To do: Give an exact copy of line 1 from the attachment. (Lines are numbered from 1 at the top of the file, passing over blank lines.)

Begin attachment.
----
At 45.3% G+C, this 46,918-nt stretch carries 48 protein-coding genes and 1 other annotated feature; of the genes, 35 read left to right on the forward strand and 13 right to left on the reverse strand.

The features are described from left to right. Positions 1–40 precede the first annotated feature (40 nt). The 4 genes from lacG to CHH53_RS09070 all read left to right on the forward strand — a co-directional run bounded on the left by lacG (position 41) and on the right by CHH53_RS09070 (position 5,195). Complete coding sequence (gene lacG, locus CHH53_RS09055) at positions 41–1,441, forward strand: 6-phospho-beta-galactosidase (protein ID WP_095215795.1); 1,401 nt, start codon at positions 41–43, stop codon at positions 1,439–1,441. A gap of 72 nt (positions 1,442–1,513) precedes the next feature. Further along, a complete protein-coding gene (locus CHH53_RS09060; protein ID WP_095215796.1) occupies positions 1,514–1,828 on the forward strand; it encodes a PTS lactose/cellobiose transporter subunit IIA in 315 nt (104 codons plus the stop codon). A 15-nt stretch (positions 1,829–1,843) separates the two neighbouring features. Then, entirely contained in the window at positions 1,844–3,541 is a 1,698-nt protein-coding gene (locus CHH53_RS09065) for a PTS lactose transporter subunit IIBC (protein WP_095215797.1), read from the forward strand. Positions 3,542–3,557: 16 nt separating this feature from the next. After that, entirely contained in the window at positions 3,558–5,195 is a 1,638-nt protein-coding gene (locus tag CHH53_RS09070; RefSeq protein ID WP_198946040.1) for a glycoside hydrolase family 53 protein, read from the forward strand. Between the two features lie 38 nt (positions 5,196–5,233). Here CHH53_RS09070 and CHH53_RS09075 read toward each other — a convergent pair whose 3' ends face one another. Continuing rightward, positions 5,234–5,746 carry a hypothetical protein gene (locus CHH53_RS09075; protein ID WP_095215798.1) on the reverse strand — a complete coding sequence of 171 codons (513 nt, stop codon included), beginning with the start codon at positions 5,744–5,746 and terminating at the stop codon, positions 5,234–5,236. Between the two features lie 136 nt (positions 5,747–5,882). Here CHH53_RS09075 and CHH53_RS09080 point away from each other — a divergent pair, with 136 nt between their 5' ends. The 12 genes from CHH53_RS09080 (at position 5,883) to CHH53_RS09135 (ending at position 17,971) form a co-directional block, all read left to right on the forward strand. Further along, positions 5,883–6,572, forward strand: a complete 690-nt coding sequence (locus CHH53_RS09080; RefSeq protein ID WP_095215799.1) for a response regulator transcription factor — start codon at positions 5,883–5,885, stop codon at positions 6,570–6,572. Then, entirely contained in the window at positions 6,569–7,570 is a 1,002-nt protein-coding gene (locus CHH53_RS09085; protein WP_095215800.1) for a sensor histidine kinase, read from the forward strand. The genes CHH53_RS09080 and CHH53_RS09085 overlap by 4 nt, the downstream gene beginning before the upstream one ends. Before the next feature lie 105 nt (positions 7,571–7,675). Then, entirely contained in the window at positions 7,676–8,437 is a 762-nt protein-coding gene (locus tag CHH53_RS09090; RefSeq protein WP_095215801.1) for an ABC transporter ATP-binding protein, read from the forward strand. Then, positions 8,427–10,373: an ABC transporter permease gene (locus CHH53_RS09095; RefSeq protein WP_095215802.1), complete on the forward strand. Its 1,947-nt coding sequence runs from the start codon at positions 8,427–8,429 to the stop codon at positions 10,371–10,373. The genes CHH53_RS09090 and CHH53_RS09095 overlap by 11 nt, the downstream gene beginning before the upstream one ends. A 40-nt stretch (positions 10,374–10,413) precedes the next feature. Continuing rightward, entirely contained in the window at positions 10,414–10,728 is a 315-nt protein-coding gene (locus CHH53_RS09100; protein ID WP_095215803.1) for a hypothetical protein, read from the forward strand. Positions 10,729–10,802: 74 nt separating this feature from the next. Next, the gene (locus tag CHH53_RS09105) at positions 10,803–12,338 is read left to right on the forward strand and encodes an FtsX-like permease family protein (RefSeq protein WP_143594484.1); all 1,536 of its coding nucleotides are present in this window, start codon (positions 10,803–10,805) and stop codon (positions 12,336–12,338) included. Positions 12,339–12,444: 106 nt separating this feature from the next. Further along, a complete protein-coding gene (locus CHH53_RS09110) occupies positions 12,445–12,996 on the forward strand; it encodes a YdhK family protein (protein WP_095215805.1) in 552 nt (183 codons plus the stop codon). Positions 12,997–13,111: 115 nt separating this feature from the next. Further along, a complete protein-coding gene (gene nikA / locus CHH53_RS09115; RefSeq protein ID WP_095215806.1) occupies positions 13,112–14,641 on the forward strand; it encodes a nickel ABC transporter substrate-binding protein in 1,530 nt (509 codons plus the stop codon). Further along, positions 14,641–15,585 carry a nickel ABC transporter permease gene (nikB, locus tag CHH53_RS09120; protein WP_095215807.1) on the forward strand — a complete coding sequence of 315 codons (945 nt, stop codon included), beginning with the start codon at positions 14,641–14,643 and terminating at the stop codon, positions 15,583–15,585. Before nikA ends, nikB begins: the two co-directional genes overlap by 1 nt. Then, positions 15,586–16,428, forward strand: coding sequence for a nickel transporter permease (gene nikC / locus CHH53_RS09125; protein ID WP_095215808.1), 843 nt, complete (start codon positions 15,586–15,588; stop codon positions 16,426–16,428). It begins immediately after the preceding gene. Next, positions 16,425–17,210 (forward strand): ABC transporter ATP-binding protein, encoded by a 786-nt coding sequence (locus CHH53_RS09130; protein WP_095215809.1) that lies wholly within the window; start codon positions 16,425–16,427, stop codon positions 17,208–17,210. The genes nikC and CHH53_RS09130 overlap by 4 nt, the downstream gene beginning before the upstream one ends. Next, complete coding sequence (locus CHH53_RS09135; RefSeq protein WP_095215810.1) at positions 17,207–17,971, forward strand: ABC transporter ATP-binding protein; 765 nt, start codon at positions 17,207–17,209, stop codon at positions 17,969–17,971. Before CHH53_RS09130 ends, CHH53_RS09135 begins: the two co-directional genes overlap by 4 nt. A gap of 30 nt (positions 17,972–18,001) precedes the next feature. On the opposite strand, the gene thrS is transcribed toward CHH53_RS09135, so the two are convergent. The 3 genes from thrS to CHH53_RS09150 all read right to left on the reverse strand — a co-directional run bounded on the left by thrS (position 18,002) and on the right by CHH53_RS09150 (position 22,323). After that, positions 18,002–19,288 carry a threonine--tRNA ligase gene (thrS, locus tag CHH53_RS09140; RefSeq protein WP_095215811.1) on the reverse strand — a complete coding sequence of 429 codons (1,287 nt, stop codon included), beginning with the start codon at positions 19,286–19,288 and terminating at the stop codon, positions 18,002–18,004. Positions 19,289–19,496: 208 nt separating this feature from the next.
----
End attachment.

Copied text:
At 45.3% G+C, this 46,918-nt stretch carries 48 protein-coding genes and 1 other annotated feature; of the genes, 35 read left to right on the forward strand and 13 right to left on the reverse strand.